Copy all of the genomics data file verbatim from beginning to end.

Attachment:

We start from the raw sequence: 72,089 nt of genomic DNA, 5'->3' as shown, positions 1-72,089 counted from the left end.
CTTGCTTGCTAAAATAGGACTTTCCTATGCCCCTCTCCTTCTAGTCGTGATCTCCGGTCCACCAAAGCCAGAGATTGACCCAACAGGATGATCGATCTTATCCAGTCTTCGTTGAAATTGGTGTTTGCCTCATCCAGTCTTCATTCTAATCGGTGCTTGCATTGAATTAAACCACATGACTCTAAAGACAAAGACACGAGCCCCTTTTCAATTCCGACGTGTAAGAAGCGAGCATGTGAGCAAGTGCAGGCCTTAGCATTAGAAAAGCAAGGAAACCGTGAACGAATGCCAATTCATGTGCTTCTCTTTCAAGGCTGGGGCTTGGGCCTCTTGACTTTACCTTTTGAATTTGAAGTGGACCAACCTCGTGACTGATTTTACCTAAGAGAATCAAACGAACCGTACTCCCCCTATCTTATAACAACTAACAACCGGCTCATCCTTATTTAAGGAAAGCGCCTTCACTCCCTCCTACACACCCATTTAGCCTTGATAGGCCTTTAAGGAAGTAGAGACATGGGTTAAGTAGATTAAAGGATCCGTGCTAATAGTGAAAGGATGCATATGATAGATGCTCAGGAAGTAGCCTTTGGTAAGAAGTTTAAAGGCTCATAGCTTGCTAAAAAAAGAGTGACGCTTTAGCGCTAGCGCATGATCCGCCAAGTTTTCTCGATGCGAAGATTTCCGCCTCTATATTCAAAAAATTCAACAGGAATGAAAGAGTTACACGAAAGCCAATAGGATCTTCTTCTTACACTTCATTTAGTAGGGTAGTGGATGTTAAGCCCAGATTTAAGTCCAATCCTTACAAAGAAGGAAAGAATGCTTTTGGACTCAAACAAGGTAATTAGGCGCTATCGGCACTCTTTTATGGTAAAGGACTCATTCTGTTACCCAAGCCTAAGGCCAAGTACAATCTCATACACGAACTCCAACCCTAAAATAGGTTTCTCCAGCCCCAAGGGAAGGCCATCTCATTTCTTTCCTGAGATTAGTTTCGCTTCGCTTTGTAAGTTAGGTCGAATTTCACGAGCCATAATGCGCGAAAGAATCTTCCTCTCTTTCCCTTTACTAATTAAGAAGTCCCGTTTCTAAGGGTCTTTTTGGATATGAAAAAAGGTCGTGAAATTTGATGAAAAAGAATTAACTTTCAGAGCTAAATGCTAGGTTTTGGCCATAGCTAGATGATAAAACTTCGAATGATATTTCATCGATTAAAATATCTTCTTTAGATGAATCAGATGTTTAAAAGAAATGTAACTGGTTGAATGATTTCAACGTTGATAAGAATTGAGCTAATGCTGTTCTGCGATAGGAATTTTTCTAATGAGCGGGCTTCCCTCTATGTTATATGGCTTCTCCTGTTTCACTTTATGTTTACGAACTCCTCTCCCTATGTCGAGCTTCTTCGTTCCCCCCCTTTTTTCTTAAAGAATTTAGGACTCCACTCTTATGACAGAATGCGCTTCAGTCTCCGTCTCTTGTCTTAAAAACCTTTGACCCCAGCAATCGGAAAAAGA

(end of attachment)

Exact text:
We start from the raw sequence: 72,089 nt of genomic DNA, 5'->3' as shown, positions 1-72,089 counted from the left end.
CTTGCTTGCTAAAATAGGACTTTCCTATGCCCCTCTCCTTCTAGTCGTGATCTCCGGTCCACCAAAGCCAGAGATTGACCCAACAGGATGATCGATCTTATCCAGTCTTCGTTGAAATTGGTGTTTGCCTCATCCAGTCTTCATTCTAATCGGTGCTTGCATTGAATTAAACCACATGACTCTAAAGACAAAGACACGAGCCCCTTTTCAATTCCGACGTGTAAGAAGCGAGCATGTGAGCAAGTGCAGGCCTTAGCATTAGAAAAGCAAGGAAACCGTGAACGAATGCCAATTCATGTGCTTCTCTTTCAAGGCTGGGGCTTGGGCCTCTTGACTTTACCTTTTGAATTTGAAGTGGACCAACCTCGTGACTGATTTTACCTAAGAGAATCAAACGAACCGTACTCCCCCTATCTTATAACAACTAACAACCGGCTCATCCTTATTTAAGGAAAGCGCCTTCACTCCCTCCTACACACCCATTTAGCCTTGATAGGCCTTTAAGGAAGTAGAGACATGGGTTAAGTAGATTAAAGGATCCGTGCTAATAGTGAAAGGATGCATATGATAGATGCTCAGGAAGTAGCCTTTGGTAAGAAGTTTAAAGGCTCATAGCTTGCTAAAAAAAGAGTGACGCTTTAGCGCTAGCGCATGATCCGCCAAGTTTTCTCGATGCGAAGATTTCCGCCTCTATATTCAAAAAATTCAACAGGAATGAAAGAGTTACACGAAAGCCAATAGGATCTTCTTCTTACACTTCATTTAGTAGGGTAGTGGATGTTAAGCCCAGATTTAAGTCCAATCCTTACAAAGAAGGAAAGAATGCTTTTGGACTCAAACAAGGTAATTAGGCGCTATCGGCACTCTTTTATGGTAAAGGACTCATTCTGTTACCCAAGCCTAAGGCCAAGTACAATCTCATACACGAACTCCAACCCTAAAATAGGTTTCTCCAGCCCCAAGGGAAGGCCATCTCATTTCTTTCCTGAGATTAGTTTCGCTTCGCTTTGTAAGTTAGGTCGAATTTCACGAGCCATAATGCGCGAAAGAATCTTCCTCTCTTTCCCTTTACTAATTAAGAAGTCCCGTTTCTAAGGGTCTTTTTGGATATGAAAAAAGGTCGTGAAATTTGATGAAAAAGAATTAACTTTCAGAGCTAAATGCTAGGTTTTGGCCATAGCTAGATGATAAAACTTCGAATGATATTTCATCGATTAAAATATCTTCTTTAGATGAATCAGATGTTTAAAAGAAATGTAACTGGTTGAATGATTTCAACGTTGATAAGAATTGAGCTAATGCTGTTCTGCGATAGGAATTTTTCTAATGAGCGGGCTTCCCTCTATGTTATATGGCTTCTCCTGTTTCACTTTATGTTTACGAACTCCTCTCCCTATGTCGAGCTTCTTCGTTCCCCCCCTTTTTTCTTAAAGAATTTAGGACTCCACTCTTATGACAGAATGCGCTTCAGTCTCCGTCTCTTGTCTTAAAAACCTTTGACCCCAGCAATCGGAAAAAGA